Former News International chief executive Rebekah Brooks will stand trial over claims that she tried to hide evidence from police investigating claims of phone hacking at the News of the World.
Brooks was bailed at Westminster magistrates court to appear at Southwark crown court on 22 June on three charges of attempting to pervert the course of justice. She was alleged to have hidden evidence from police investigating the phone hacking claims.
Magistrates heard that she had attempted to remove boxes of documents and to hide computer files from Metropolitan Police officers who were investigating the hacking claims.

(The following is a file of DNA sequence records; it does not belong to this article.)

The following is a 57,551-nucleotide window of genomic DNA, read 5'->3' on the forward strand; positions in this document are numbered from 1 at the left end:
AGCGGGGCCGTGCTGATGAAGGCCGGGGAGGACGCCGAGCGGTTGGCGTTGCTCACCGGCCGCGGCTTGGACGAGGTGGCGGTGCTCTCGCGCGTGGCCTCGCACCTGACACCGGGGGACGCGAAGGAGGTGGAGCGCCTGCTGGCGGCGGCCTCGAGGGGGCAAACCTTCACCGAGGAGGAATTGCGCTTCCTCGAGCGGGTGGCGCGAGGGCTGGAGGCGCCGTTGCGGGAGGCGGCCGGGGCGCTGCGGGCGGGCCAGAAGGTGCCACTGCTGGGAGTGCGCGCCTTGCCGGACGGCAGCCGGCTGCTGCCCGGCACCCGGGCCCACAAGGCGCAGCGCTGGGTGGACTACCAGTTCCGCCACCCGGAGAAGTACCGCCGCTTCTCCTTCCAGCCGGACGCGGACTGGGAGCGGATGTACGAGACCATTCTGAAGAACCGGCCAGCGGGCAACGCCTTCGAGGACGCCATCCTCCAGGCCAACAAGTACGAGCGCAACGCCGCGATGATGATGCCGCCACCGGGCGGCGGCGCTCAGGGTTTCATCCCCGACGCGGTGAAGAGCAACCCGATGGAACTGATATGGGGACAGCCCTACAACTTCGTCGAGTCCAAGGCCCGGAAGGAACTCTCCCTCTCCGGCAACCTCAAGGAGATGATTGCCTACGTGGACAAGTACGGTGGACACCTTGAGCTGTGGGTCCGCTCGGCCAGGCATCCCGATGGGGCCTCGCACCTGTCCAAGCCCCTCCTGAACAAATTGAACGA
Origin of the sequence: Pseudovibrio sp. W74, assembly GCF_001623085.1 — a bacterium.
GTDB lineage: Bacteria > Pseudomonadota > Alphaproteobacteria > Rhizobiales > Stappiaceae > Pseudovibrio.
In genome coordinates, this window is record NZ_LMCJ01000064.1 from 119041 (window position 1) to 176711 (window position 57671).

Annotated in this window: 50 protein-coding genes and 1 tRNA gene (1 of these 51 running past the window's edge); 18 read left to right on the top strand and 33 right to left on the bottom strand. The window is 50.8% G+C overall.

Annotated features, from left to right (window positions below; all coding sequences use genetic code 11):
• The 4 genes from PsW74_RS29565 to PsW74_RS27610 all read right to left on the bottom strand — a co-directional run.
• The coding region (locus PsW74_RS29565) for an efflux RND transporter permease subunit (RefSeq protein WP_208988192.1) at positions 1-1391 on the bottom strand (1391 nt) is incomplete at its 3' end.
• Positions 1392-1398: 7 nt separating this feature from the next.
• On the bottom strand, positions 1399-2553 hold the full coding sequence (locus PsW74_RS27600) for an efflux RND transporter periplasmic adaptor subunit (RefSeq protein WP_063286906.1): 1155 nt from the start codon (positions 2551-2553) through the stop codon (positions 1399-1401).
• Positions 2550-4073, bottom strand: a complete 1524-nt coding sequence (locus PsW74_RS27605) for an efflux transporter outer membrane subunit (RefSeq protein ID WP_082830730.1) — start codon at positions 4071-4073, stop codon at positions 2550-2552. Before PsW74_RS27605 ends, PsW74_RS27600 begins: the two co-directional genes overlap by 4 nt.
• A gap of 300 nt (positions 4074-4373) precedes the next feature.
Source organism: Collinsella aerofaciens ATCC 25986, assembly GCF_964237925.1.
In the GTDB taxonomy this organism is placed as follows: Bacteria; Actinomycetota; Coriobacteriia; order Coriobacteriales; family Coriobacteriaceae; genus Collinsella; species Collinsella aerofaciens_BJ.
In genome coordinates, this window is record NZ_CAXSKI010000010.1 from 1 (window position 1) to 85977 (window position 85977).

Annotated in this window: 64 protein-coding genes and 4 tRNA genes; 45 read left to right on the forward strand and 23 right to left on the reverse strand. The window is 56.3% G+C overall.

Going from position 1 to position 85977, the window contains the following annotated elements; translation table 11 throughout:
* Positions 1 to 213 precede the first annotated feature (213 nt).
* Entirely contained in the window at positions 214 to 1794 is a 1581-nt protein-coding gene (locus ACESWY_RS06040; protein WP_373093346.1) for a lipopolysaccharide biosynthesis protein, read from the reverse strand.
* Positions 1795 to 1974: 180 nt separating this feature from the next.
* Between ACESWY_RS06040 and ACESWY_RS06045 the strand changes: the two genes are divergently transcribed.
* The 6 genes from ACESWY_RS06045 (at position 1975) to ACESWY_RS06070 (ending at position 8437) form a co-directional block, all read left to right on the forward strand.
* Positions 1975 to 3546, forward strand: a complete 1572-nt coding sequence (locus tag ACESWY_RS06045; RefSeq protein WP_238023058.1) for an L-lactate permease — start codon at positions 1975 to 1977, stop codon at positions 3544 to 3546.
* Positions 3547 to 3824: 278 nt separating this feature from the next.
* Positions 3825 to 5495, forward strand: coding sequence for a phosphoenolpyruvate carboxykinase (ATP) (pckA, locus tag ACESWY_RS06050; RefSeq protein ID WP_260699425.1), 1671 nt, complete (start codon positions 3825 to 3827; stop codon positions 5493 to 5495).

She appeared at Westminster with her husband, Charlie Brooks, and four other defendants - her former personal assistant Cheryl Carter, chauffeur Paul Edwards, head of security at News International, Mark Hanna, and Daryl Jorsling, an outside security consultant.
They each face one count of conspiracy to pervert the course of justice.
Brooks, who edited The Sun and the News of the World during her time at Rupert Murdoch's News International, spoke only to confirm her address and date of birth before being granted bail.
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